7. We commend the determination of the States Parties in this joint effort assist the Technical Secretariat of the OPCW in its mission to put in place arrangements to identify the perpetrators of the use of chemical weapons in Syria. We also welcome the provision of decision C-SS-4/DEC.3 which enables OPCW, if requested by a State party investigating a possible chemical weapons use on its territory, to provide technical expertise to identify those who were perpetrators, organisers, sponsors or otherwise involved in the chemical weapons use.
8. We strongly believe that with its expertise and its independent and impartial nature, the OPCW technical secretariat is well prepared to perform the technical task of attribution.
9. We also welcome the provisions of the decision which provide for consideration of options for further assistance to States Parties to enable them to implement their obligations under the Convention, to enhance chemical security, and to enable international cooperation in the field of chemical activities for purposes not prohibited under the Convention, as well as proposals to enhance the OPCW’s capacity and tools to strengthen implementation of the Convention verification regime.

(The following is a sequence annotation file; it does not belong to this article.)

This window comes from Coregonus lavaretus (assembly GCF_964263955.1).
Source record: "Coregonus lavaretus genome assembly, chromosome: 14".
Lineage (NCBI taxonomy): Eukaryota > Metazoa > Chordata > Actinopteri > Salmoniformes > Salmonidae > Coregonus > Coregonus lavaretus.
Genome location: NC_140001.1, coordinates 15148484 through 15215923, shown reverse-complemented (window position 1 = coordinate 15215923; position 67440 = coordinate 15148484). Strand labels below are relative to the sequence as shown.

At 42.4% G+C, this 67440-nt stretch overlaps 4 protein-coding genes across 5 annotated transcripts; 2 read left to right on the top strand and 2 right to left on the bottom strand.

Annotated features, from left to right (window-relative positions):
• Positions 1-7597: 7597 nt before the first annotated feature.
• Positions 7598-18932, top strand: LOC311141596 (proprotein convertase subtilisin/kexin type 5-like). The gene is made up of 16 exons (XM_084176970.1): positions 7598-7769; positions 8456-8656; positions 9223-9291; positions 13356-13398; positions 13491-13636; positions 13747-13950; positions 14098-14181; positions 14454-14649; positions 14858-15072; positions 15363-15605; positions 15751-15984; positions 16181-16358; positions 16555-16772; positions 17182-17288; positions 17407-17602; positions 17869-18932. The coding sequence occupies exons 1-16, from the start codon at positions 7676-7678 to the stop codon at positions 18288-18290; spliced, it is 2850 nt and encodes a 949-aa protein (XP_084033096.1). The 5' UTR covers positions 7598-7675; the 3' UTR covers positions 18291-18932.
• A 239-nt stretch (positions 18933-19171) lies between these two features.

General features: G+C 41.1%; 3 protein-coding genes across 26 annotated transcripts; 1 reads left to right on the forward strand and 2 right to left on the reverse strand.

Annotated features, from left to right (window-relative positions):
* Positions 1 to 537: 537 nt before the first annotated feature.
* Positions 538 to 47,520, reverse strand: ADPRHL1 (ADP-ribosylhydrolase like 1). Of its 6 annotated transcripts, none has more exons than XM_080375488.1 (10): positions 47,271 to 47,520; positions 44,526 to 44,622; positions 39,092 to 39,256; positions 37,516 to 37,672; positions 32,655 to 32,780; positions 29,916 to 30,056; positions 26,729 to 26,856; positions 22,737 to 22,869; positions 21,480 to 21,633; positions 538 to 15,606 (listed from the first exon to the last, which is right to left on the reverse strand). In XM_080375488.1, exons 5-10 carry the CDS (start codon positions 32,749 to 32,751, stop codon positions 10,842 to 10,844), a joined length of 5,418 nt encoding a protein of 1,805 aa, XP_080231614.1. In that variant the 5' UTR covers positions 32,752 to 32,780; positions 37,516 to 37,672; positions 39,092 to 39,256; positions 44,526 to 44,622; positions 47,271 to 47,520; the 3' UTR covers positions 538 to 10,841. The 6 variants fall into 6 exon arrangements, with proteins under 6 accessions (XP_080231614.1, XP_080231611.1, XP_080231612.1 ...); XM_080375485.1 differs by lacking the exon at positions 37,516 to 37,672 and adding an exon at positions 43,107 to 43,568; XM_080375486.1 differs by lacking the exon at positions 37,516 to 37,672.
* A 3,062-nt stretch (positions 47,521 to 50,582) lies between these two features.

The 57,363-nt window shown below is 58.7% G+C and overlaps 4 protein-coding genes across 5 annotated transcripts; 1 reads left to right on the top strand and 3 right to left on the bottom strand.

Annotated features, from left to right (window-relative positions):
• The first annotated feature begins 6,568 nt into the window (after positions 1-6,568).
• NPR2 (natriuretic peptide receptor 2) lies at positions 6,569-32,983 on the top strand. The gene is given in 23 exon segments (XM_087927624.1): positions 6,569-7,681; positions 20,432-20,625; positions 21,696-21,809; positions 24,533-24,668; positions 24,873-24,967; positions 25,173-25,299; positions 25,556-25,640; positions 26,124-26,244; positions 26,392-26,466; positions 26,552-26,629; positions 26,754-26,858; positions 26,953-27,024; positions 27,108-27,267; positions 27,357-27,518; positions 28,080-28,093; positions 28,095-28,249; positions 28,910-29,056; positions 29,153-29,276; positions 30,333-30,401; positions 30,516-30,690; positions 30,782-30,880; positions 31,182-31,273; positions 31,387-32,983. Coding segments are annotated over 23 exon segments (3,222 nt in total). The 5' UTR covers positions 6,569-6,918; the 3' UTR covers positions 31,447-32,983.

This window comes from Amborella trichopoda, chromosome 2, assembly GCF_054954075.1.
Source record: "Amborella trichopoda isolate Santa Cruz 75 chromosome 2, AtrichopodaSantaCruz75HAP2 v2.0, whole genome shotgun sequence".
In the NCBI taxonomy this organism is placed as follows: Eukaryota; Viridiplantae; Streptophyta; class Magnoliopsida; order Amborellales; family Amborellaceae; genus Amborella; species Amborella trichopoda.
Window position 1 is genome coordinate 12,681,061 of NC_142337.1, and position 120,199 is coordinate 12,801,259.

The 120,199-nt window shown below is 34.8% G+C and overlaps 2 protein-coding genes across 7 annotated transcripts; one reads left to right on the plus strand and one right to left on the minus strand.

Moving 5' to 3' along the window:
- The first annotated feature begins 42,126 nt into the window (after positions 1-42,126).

10. We also welcome the OPCW’s observation that, as directed by the decision, the Organisation is implementing the arrangement to preserve and to authorise information sharing with the International, Impartial and Independent Mechanism to Assist in the Investigation and Prosecution of Persons Responsible for the Most Serious Crimes under International Law Committed in the Syrian Arab Republic since March 2011 (IIIM) established by the United Nations General Assembly under resolution 71/248 (2016). We commend also the ongoing work of the Independent International Commission of Inquiry on the Syrian Arab Republic, which continues to contribute substantively to work investigating the use of chemical weapons in Syria.
11. The participating States of the International Partnership against Impunity for the Use of Chemical Weapons will meet at experts level in Paris on 8 and 9 November 2018 to develop common approaches to support the implementation of the June CSP decision, ahead of the November Conference of the States Parties to the Chemical Weapons Convention and the Fourth Review Conference and for a new exchange of information and experience on all chemical weapons related issues and to coordinate positions on ongoing works in the UN and the OPCW.